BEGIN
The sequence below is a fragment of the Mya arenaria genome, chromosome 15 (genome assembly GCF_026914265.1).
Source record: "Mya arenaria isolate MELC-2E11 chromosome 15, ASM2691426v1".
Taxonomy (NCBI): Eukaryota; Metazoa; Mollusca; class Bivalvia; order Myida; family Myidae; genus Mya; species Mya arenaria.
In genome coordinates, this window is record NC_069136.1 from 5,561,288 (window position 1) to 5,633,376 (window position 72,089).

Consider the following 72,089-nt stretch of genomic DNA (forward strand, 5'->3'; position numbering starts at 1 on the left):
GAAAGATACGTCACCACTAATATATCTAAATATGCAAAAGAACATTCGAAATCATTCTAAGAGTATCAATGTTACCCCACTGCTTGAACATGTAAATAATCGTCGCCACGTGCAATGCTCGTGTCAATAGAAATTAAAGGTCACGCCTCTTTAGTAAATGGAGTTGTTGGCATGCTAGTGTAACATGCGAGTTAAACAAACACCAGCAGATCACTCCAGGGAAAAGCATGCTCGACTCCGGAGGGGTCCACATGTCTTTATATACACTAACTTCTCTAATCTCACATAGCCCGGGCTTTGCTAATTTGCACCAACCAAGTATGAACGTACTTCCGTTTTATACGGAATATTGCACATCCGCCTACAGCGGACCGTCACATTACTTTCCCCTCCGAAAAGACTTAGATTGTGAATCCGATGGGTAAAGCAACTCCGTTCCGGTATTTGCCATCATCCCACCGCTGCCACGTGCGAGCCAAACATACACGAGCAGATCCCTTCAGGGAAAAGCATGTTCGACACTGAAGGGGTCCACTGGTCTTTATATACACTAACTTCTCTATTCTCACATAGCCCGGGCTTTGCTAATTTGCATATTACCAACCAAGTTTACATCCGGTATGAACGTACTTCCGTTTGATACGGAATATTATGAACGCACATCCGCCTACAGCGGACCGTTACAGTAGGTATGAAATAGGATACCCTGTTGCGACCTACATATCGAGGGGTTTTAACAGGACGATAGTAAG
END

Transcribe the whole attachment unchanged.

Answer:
The sequence below is a fragment of the Mya arenaria genome, chromosome 15 (genome assembly GCF_026914265.1).
Source record: "Mya arenaria isolate MELC-2E11 chromosome 15, ASM2691426v1".
Taxonomy (NCBI): Eukaryota; Metazoa; Mollusca; class Bivalvia; order Myida; family Myidae; genus Mya; species Mya arenaria.
In genome coordinates, this window is record NC_069136.1 from 5,561,288 (window position 1) to 5,633,376 (window position 72,089).

Consider the following 72,089-nt stretch of genomic DNA (forward strand, 5'->3'; position numbering starts at 1 on the left):
GAAAGATACGTCACCACTAATATATCTAAATATGCAAAAGAACATTCGAAATCATTCTAAGAGTATCAATGTTACCCCACTGCTTGAACATGTAAATAATCGTCGCCACGTGCAATGCTCGTGTCAATAGAAATTAAAGGTCACGCCTCTTTAGTAAATGGAGTTGTTGGCATGCTAGTGTAACATGCGAGTTAAACAAACACCAGCAGATCACTCCAGGGAAAAGCATGCTCGACTCCGGAGGGGTCCACATGTCTTTATATACACTAACTTCTCTAATCTCACATAGCCCGGGCTTTGCTAATTTGCACCAACCAAGTATGAACGTACTTCCGTTTTATACGGAATATTGCACATCCGCCTACAGCGGACCGTCACATTACTTTCCCCTCCGAAAAGACTTAGATTGTGAATCCGATGGGTAAAGCAACTCCGTTCCGGTATTTGCCATCATCCCACCGCTGCCACGTGCGAGCCAAACATACACGAGCAGATCCCTTCAGGGAAAAGCATGTTCGACACTGAAGGGGTCCACTGGTCTTTATATACACTAACTTCTCTATTCTCACATAGCCCGGGCTTTGCTAATTTGCATATTACCAACCAAGTTTACATCCGGTATGAACGTACTTCCGTTTGATACGGAATATTATGAACGCACATCCGCCTACAGCGGACCGTTACAGTAGGTATGAAATAGGATACCCTGTTGCGACCTACATATCGAGGGGTTTTAACAGGACGATAGTAAG